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208 Breeds, 422 Health Conditions  |  Find a Vet

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Australian Terrier


Australian Terrier Facts

  • Group
  • Terrier
  • Affiliations
  • Height
  • 10" - 11" (25.4 - 28cm)
  • Weight
  • 12 - 14lbs (5.4 - 6.3kg)
  • Lifespan
  • 14 years | Add yours

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  • Exercise Requirement
  • Moderate - This breed enjoys typical daily activity
  • Training Requirement
  • Average Training Time
  • Grooming Requirement
  • Moderate
  • Colors
    • Cream
    • Blue-Tan
  • Breed Characteristics
    • Good with children
    • Hunting heritage
    • Should sleep indoors

True Cost Of Ownership

Alternate Names

The Australian Terrier is sometimes referred to as aussie.


The Australian Terrier originated in Australia.

Date Of Origin

The Australian Terrier originated in the late 1800's.


Development of the Australian Terrier began in Tasmania around 1820, and the dogs were at first called the Rough Coated Terrier. The breed was officially recognized with the founding of the first Australian Terrier breed club in 1887.

One of the smallest working terriers, the Australian Terrier shares a common ancestry with silky terriers and was bred to be both a helper and companion in rough times and terrain. There are differences among writers of the histories of the breed, but there is a general consensus of opinion that the breeds used included the precursor of the Dandie Dinmont Terrier, the Skye, the Yorkshire, and the old Black and Tan Terrier.

Like the Silky terrier, the Australian Terrier accompanied armed forces personnel and business people to North America after World War II. Although the breed remains popular in Australia and New Zeland, it now lives as a pet in all English-speaking countries.

The Australian Terrier was developed to assist ranchers during work in the rugged Australian Outback. The dog worked side by side with their owners to control vermin and snake populations, alerting at the presence of intruders, and sometimes helping tend livestock.

The Australian Terrier was recognized by the AKC in 1960 and by the UKC in 1969.


The Australian Terrier is longer than it is tall. The skull is long and flat and the powerful muzzle is equal in length to the skull. It has a medium-size black nose and small, dark brown or black eyes. The ears are small, erect and pointed. The tail is docked to half its length and carried high but not over the back. It is double coated with a long harsh outer coat. The hair is shorter on the ears with a topknot. There is a ruff on the neck and the legs are feathered.


The Australian Terrier is a spirited, alert, self-confident, and courageous dog. He is affectionate with family, but wary of strangers and is a proficient watchdog and rodent killer. The Australian Terrier benefits from early training and socialization. A socialized Australian Terrier is generally good with children. The Australian Terrier is unlikely to back down in confrontation with other dogs, and is also not likely to leave cats alone unless he has been raised with these other pets since a puppy.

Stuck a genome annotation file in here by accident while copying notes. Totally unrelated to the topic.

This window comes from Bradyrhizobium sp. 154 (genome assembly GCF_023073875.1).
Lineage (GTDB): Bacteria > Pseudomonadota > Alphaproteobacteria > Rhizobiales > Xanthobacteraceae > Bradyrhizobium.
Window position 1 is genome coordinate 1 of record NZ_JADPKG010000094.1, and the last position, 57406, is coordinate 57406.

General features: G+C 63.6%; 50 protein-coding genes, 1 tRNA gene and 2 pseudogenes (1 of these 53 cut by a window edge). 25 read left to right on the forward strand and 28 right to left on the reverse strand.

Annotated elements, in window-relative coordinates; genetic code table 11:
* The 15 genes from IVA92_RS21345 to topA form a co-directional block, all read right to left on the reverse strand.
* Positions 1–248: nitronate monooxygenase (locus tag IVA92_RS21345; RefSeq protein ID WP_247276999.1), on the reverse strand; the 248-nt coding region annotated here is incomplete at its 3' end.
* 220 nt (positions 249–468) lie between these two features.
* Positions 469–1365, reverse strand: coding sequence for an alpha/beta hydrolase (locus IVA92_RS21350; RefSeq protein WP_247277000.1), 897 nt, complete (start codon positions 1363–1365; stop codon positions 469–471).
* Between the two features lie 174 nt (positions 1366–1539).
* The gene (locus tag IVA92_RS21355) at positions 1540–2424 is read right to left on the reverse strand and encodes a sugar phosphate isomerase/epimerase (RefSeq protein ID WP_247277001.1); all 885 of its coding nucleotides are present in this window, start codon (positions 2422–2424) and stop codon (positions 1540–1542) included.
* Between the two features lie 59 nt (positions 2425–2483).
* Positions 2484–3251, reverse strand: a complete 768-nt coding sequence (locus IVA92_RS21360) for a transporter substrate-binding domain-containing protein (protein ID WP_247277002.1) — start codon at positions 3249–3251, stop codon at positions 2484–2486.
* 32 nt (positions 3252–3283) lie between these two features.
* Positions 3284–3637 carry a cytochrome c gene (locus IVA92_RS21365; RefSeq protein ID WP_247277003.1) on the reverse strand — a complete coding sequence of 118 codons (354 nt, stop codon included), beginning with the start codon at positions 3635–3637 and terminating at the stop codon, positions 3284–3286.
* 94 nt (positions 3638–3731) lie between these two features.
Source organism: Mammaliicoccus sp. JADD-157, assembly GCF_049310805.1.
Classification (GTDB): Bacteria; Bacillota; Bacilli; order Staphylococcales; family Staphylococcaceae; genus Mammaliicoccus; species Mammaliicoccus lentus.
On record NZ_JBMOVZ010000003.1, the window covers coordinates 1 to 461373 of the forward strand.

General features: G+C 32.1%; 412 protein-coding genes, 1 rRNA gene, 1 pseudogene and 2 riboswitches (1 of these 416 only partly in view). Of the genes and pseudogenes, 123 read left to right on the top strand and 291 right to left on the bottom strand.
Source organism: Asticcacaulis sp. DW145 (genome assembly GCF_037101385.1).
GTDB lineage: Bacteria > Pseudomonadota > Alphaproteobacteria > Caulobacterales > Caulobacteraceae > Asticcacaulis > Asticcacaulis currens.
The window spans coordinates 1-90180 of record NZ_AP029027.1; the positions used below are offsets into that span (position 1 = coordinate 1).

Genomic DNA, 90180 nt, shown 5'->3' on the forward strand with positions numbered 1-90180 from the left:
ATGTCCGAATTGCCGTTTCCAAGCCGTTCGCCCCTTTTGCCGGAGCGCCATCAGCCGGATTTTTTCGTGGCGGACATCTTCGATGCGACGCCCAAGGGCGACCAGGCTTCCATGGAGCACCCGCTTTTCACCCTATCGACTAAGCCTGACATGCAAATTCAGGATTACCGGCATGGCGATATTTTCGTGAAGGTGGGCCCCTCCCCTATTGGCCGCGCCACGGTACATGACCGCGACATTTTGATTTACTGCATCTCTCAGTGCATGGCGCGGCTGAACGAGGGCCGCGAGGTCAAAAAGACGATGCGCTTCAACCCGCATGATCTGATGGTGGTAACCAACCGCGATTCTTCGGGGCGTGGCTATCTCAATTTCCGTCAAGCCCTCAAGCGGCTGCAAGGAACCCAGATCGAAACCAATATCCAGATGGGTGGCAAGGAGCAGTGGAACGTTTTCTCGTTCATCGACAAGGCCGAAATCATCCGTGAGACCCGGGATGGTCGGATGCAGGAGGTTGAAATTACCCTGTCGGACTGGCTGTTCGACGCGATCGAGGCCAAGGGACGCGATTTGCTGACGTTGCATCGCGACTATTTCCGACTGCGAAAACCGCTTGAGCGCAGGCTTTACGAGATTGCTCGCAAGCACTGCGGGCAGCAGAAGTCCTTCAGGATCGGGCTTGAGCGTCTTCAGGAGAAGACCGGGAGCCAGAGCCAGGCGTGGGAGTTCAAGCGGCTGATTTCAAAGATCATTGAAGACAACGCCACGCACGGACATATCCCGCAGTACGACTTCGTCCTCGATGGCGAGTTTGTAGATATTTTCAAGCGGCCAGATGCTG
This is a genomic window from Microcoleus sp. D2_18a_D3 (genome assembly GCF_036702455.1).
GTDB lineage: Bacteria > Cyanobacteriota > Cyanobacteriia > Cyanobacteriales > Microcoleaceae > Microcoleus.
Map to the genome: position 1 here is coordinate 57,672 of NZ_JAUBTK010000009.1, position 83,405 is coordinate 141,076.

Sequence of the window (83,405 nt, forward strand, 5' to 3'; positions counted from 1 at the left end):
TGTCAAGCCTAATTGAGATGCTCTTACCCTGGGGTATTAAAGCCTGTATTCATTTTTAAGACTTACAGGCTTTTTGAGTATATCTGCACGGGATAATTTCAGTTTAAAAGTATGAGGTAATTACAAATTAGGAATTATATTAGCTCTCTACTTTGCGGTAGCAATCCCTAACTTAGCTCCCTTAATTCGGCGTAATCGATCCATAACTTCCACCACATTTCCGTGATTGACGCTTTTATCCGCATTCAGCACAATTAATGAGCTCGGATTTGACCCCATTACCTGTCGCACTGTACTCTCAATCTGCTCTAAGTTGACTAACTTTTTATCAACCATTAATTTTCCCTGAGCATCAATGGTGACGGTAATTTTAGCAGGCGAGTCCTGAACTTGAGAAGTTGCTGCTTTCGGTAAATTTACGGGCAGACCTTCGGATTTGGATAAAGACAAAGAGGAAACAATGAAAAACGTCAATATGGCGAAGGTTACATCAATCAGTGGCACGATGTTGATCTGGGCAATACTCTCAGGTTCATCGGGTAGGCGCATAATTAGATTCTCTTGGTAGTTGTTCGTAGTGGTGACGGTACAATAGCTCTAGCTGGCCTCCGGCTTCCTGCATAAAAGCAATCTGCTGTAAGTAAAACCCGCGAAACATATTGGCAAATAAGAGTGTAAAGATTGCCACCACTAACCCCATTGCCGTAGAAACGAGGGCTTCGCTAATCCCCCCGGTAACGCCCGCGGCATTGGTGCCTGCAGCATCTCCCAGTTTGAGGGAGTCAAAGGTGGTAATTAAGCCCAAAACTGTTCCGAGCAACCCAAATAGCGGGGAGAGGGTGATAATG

It is nearly impossible to teach an Australian Terrier to resist the urge to chase squirrels, rabbits, or other small animals. They were bred to hunt vermin, and this instinct is still very strong in their temperaments. This breed should never be let off the leash in an un-fenced area due to their strong hunting instincts. If they catch wind of a small animal they will most likely take off in pursuit. Digging holes in the ground is also a very strong instinct with the Australian Terrier.

The Australian Terrier is equally suited as a companion dog owing to its loyalty and even disposition and need long daily walks. Many Australian Terriers will enjoy hide and seek type games.


The Australian Terrier was used on farms to hunt vermin and snakes. They also made superb watch dogs, alerting their family of intruders and are at home as a family companion.

Health Concerns

Possible health concerns for the Australian Terrier include diabetes mellitus, thyroid problems, eye and ear problems, luxating patella, and skin allergies.

Additional Information

The Australian Terrier is an active dog that needs a family/owner that has ample time to train and socialize him. Australian Terriers can adapt to rural or urban dwellings will do well with a family or someone living alone. The breed has a weatherproof double coat which sheds little and is suitable in any climate.

Grooming for the Australian Terrier includes twice weekly brushing and trimming of the hair on the paws. To maintain the show coat, this breed will need to be hand-stripped by a professional groomer twice per year.

Show Sources & Contributors +


The All Breed Dog Grooming Guide

Publisher: Aaronco, 2002

Website: http://www.aaroncopet.com

Author: Sam Kohl

Dog Bible

Publisher: BowTie Press, 2005

Website: http://www.bowtiepress.com/bowtie/

Authors: Kristin Meuh-Roe, Jarelle S. Stein

The Howell Book Of Dogs

Publisher: Wiley Publishing Inc, 2007

Website: http://www.wiley.com/WileyCDA/

Author: Liz Palika

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